STANWOOD — Phony callers are making the rounds again in Snohomish County.
The sheriff’s office has seen more reports of scam calls over the past few weeks, and many went down the same way. Someone impersonating a deputy tried to scare folks by telling them they had an outstanding warrant. The suspect then offered to spare the call-takers an arrest in exchange for preloaded cash cards.
Scammers have found ways to manipulate caller ID, making it appear like the sheriff’s office is calling.
They have claimed to represent other credible organizations, such as the Snohomish County Public Utility District and the IRS.
They use dozens of variations of the same old tricks.
Shirley Monteith, 84, carefully screens her calls, ignoring ones from unfamiliar area codes. But last month, someone with a local number called and she picked up.
An authoritative voice told the Stanwood woman she owed money. If she didn’t pay her debt immediately, “they said the cops will come and pick you up and take you to jail.”
“It would be scary if you believed it,” Monteith said.
Sheriff’s spokeswoman Shari Ireton said people working for law enforcement agencies never make such calls.
This is not the first time Monteith had dealt with a scam call. Last time, she was congratulated on winning a prize. She decided to press the caller a bit.
“I wanted to get to the bottom of where he was. It wound up he was somewhere in Nigeria,” Monteith said. “He finally gave up when it became obvious that I was on to him.”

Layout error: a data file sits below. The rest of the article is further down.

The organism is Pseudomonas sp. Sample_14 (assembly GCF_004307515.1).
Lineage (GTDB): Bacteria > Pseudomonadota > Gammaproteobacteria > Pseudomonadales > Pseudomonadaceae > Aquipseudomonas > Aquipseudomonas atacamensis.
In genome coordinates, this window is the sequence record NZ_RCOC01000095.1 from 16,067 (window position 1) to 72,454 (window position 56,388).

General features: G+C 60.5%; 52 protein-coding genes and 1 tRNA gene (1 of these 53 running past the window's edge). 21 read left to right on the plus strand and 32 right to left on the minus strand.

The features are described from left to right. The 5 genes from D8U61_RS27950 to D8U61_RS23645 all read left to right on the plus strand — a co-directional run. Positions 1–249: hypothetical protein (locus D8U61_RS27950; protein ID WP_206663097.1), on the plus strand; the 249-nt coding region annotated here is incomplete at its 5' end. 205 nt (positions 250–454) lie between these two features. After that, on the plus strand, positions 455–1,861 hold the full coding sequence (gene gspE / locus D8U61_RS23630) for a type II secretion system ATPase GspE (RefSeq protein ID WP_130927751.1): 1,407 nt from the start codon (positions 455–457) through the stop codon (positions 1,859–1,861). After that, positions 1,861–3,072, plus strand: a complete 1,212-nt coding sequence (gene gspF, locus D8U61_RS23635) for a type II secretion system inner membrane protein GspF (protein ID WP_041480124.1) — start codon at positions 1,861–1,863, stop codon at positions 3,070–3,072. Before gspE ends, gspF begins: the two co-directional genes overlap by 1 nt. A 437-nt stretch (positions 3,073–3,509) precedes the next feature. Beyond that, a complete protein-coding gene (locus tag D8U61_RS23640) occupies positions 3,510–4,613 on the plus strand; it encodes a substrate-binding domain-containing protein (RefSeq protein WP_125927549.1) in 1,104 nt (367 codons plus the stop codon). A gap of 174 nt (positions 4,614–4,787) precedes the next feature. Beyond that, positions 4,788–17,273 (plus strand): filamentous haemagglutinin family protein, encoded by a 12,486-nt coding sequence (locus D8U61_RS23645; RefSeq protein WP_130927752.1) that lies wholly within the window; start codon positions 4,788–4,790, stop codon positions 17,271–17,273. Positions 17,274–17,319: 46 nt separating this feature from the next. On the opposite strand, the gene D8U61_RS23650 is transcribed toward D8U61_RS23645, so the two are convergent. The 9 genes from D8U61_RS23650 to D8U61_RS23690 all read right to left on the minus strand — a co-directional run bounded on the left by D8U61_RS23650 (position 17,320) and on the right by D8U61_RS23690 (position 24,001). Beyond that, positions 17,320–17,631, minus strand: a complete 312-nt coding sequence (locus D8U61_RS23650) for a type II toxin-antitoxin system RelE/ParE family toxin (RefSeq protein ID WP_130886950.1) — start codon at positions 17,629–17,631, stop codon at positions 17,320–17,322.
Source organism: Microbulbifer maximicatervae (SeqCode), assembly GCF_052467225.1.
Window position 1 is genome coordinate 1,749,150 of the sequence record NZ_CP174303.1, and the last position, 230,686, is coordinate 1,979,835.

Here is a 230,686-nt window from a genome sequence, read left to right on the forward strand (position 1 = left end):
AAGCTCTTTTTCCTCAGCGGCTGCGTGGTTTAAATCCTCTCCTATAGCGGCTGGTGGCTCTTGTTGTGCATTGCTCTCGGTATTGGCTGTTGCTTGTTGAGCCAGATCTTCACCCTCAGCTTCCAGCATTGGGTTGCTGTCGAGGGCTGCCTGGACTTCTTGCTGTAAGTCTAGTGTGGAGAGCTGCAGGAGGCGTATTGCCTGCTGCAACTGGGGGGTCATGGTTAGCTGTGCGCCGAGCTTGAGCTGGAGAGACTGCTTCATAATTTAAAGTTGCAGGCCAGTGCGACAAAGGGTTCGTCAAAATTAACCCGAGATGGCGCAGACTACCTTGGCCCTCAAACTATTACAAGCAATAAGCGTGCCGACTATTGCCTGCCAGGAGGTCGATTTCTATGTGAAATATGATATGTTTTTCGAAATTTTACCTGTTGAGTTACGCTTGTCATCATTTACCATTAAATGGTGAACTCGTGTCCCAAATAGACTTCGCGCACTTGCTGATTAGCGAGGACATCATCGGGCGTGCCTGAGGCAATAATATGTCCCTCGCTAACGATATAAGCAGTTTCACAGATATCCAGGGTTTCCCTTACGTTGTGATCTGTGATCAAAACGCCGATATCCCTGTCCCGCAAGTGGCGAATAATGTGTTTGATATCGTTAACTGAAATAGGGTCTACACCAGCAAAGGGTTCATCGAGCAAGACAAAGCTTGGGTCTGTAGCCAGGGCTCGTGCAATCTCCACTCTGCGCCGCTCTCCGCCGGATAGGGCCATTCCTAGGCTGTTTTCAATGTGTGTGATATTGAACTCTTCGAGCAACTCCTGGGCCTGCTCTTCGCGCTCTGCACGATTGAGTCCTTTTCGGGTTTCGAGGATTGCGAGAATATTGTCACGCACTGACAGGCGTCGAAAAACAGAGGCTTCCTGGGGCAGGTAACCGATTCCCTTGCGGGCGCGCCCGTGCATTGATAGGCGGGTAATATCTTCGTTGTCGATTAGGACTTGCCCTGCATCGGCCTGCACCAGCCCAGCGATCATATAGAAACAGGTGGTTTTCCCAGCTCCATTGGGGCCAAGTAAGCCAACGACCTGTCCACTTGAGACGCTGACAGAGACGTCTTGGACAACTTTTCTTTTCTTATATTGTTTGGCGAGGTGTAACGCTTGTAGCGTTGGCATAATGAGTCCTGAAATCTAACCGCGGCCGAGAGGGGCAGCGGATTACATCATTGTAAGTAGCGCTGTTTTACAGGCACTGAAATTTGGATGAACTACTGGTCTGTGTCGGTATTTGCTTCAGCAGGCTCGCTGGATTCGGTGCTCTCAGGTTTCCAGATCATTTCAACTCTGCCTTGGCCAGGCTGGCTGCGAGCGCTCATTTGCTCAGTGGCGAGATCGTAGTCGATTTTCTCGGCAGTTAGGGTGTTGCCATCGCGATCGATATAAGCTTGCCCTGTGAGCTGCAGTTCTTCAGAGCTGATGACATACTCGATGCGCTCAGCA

A few months ago, Carolyn McNew, 69, received a threatening call from someone who claimed to work with the PUD. The scam artist knew her name and phone number.
He accused the Everett woman of not paying her bill. She was instructed to meet him in front of the PUD office with her payment, otherwise her utilities would be turned off.
McNew hung up and called police. She wasn’t falling for it.
“I may be a little old lady, but I’m tough,” McNew said. “I’ve got guts like a 6-foot linebacker.”
The PUD informed customers of the utility scams, and even outlined different renditions of the scheme going back several years.
Last year, a homeowner was informed her power would be disconnected in 30 minutes unless she called a number provided to her and verified that she owed $1,000. She called and was told if she handed over $800 in cash cards, they would be square.
The PUD reminded customers the district doesn’t collect payments on reloadable cards. Employees also never ask customers for credit card numbers over the phone.
The sheriff’s office has heard similar stories. Scammers instruct people go to a local store and purchase a cash card while still on the line.
“They really terrorize them into staying on the phone,” Ireton said.
People still fall for the scams. When it does happen, they are usually out several hundred dollars, Ireton said.
“There’s very little we can do for enforcement,” Ireton said. “It’s very hard to trace these calls.”
She recommended people hang up if they receive a call from someone asking for money, even if it is a nonprofit. Instead, Ireton suggested making a donation online or contacting the organization directly.
“I would expect that any legitimate business or charity wouldn’t mind if people did that,” Ireton said.
Caitlin Tompkins: 425-339-3192; ctomp email@example.com.
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